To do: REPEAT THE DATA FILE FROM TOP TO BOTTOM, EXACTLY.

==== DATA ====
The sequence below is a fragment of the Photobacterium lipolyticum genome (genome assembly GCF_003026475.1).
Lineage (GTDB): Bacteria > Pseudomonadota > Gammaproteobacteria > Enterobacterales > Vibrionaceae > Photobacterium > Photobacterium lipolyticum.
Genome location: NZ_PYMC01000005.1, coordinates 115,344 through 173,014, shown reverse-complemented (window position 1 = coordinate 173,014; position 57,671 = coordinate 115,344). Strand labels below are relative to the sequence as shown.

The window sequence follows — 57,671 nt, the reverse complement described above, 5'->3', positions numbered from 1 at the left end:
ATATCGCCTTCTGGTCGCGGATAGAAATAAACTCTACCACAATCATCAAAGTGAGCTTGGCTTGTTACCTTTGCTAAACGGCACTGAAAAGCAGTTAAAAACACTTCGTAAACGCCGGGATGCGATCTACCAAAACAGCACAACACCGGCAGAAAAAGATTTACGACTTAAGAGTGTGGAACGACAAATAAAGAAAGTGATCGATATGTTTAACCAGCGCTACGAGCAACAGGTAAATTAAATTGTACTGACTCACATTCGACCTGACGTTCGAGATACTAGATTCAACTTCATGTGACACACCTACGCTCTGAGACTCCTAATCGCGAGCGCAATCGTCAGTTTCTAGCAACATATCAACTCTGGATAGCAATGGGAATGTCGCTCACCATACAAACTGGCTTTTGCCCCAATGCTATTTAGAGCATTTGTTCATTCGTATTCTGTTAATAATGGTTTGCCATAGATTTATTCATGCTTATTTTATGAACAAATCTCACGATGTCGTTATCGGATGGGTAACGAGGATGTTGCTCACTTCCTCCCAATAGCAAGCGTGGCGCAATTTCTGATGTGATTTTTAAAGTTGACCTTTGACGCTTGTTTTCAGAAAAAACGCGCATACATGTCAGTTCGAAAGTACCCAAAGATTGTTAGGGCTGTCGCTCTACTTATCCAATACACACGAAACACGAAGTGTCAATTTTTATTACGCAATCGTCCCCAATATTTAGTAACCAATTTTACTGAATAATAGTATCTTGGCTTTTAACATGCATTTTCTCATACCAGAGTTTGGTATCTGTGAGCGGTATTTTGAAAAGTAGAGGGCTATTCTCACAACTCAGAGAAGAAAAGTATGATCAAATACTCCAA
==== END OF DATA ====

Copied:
The sequence below is a fragment of the Photobacterium lipolyticum genome (genome assembly GCF_003026475.1).
Lineage (GTDB): Bacteria > Pseudomonadota > Gammaproteobacteria > Enterobacterales > Vibrionaceae > Photobacterium > Photobacterium lipolyticum.
Genome location: NZ_PYMC01000005.1, coordinates 115,344 through 173,014, shown reverse-complemented (window position 1 = coordinate 173,014; position 57,671 = coordinate 115,344). Strand labels below are relative to the sequence as shown.

The window sequence follows — 57,671 nt, the reverse complement described above, 5'->3', positions numbered from 1 at the left end:
ATATCGCCTTCTGGTCGCGGATAGAAATAAACTCTACCACAATCATCAAAGTGAGCTTGGCTTGTTACCTTTGCTAAACGGCACTGAAAAGCAGTTAAAAACACTTCGTAAACGCCGGGATGCGATCTACCAAAACAGCACAACACCGGCAGAAAAAGATTTACGACTTAAGAGTGTGGAACGACAAATAAAGAAAGTGATCGATATGTTTAACCAGCGCTACGAGCAACAGGTAAATTAAATTGTACTGACTCACATTCGACCTGACGTTCGAGATACTAGATTCAACTTCATGTGACACACCTACGCTCTGAGACTCCTAATCGCGAGCGCAATCGTCAGTTTCTAGCAACATATCAACTCTGGATAGCAATGGGAATGTCGCTCACCATACAAACTGGCTTTTGCCCCAATGCTATTTAGAGCATTTGTTCATTCGTATTCTGTTAATAATGGTTTGCCATAGATTTATTCATGCTTATTTTATGAACAAATCTCACGATGTCGTTATCGGATGGGTAACGAGGATGTTGCTCACTTCCTCCCAATAGCAAGCGTGGCGCAATTTCTGATGTGATTTTTAAAGTTGACCTTTGACGCTTGTTTTCAGAAAAAACGCGCATACATGTCAGTTCGAAAGTACCCAAAGATTGTTAGGGCTGTCGCTCTACTTATCCAATACACACGAAACACGAAGTGTCAATTTTTATTACGCAATCGTCCCCAATATTTAGTAACCAATTTTACTGAATAATAGTATCTTGGCTTTTAACATGCATTTTCTCATACCAGAGTTTGGTATCTGTGAGCGGTATTTTGAAAAGTAGAGGGCTATTCTCACAACTCAGAGAAGAAAAGTATGATCAAATACTCCAA